Statewide Student Test Scores Are In and the News Isn't Good

'Michigan students are treading water'

Thank goodness for Michigan’s fifth-graders.

The results are in for statewide student tests administered last spring, and fifth-graders provided the highlight: More than half made a score deemed ‘proficient’ on one of the four subject-area tests administered. But not by much.

Specifically, 50.6 percent of fifth-graders scored ‘proficient’ or better in English, saving the state from having the majority of every grouping of grade and subject branded as less than proficient in English, math, science and social studies.

The fifth-graders’ math test was one of 18 grade and subject groupings covering students from third to 11th grade in those four subjects. The worst results were in science, where just 14.7 percent of fourth-graders were proficient. Of the 11th-graders, 33 percent were proficient, which was the best performance from the three grades tested in that subject.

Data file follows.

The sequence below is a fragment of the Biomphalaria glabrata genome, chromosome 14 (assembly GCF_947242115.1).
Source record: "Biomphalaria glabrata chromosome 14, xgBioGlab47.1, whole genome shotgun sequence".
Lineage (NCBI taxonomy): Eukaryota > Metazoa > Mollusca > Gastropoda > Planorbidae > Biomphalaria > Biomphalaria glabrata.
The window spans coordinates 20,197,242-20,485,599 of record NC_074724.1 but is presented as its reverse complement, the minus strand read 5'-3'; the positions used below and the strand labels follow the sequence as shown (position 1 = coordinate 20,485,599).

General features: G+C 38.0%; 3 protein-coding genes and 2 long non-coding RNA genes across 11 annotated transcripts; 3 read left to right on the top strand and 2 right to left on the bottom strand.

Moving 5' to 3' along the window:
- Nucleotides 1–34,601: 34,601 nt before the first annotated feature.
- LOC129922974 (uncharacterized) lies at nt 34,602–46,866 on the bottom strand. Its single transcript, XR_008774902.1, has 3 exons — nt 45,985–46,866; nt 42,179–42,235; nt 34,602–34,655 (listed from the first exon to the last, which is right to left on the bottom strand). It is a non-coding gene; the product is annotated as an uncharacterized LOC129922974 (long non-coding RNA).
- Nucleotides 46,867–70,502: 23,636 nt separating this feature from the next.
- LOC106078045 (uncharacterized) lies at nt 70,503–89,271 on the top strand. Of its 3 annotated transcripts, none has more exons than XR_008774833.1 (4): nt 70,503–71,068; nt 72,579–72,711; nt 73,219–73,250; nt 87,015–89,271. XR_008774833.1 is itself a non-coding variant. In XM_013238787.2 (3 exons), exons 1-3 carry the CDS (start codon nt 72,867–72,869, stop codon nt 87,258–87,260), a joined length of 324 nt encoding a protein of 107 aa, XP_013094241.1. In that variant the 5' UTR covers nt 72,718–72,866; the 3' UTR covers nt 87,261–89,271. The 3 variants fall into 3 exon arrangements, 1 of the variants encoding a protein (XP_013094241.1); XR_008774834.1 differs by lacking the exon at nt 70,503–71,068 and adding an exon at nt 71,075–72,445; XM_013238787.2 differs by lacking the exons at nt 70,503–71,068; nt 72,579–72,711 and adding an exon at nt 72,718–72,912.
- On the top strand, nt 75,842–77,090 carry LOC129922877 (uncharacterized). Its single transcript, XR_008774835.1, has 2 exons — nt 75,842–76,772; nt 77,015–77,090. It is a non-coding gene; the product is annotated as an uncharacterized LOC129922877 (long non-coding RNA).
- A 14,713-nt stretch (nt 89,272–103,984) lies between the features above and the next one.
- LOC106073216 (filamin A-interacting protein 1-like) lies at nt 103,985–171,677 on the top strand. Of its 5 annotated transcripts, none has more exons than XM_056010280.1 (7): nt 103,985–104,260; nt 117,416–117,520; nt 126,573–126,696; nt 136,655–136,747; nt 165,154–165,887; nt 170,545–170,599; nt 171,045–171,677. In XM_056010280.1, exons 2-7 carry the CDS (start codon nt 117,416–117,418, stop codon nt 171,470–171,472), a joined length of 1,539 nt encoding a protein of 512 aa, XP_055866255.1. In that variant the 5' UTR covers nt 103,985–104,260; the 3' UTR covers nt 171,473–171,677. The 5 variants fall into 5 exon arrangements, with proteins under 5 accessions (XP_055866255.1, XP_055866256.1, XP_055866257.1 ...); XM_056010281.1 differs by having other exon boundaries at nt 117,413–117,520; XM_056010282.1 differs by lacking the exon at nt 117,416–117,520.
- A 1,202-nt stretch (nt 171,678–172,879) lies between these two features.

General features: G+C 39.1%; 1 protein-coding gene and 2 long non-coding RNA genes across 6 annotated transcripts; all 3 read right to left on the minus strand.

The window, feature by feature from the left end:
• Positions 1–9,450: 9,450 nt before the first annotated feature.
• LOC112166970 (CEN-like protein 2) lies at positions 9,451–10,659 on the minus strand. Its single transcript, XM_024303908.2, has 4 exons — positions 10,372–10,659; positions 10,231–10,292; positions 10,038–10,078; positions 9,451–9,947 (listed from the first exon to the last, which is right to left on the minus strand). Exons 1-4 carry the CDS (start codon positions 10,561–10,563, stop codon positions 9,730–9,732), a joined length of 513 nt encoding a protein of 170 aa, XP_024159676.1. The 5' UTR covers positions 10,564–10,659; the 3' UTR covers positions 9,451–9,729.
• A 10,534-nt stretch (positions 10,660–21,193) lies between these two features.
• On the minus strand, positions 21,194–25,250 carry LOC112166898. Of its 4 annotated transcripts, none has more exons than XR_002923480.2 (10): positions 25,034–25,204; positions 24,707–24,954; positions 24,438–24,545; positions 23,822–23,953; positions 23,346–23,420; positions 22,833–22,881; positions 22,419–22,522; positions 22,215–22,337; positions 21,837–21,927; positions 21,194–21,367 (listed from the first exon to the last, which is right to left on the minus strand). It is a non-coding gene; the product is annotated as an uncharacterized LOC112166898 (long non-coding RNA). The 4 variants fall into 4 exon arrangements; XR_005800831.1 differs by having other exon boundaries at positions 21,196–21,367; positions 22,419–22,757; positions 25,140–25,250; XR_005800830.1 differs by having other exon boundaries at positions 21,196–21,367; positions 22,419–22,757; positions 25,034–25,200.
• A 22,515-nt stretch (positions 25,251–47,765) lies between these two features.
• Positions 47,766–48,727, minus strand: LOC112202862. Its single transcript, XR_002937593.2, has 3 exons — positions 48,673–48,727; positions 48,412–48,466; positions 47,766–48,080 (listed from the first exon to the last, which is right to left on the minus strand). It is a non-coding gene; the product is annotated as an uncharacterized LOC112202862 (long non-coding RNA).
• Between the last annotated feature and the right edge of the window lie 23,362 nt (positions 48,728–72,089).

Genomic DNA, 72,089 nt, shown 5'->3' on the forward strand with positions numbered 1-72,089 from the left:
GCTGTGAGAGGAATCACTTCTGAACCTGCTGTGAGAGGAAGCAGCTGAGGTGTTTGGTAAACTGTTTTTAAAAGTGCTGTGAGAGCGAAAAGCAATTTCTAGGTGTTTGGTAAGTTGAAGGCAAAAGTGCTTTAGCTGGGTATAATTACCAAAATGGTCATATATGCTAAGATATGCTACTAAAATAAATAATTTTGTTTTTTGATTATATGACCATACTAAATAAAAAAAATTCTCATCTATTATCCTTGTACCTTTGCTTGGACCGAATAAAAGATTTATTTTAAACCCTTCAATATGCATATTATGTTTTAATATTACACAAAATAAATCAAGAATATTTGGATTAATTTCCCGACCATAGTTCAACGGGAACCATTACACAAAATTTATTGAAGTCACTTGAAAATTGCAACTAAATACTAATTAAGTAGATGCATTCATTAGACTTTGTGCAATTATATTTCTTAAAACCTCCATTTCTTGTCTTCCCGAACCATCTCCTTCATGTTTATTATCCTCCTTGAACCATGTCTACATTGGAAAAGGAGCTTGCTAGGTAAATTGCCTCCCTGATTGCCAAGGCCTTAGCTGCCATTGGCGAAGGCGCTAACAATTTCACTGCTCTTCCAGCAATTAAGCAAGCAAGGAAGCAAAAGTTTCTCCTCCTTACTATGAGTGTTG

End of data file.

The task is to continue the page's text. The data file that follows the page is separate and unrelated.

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"We think if this isn't a wakeup call to improve public education in the state of Michigan, we don't know what is," said Gary Naeyaert, the executive director of the Great Lakes Education Project.

The Michigan Department of Education said the results were released earlier than previous years. Last year, the results were released in December. The education department also said testing time for students varied from four to eight hours, which was less than 1 percent of total instruction time for the school year.

The department’s goal is to raise Michigan’s performance so that it can be a top 10 state in education within 10 years.

“Overall, Michigan students are treading water compared to last year’s results,” said Ben DeGrow, the director of education policy at the Mackinac Center for Public Policy. “When our state is already rated among the lowest in academic achievement, that’s not an encouraging place to be.”

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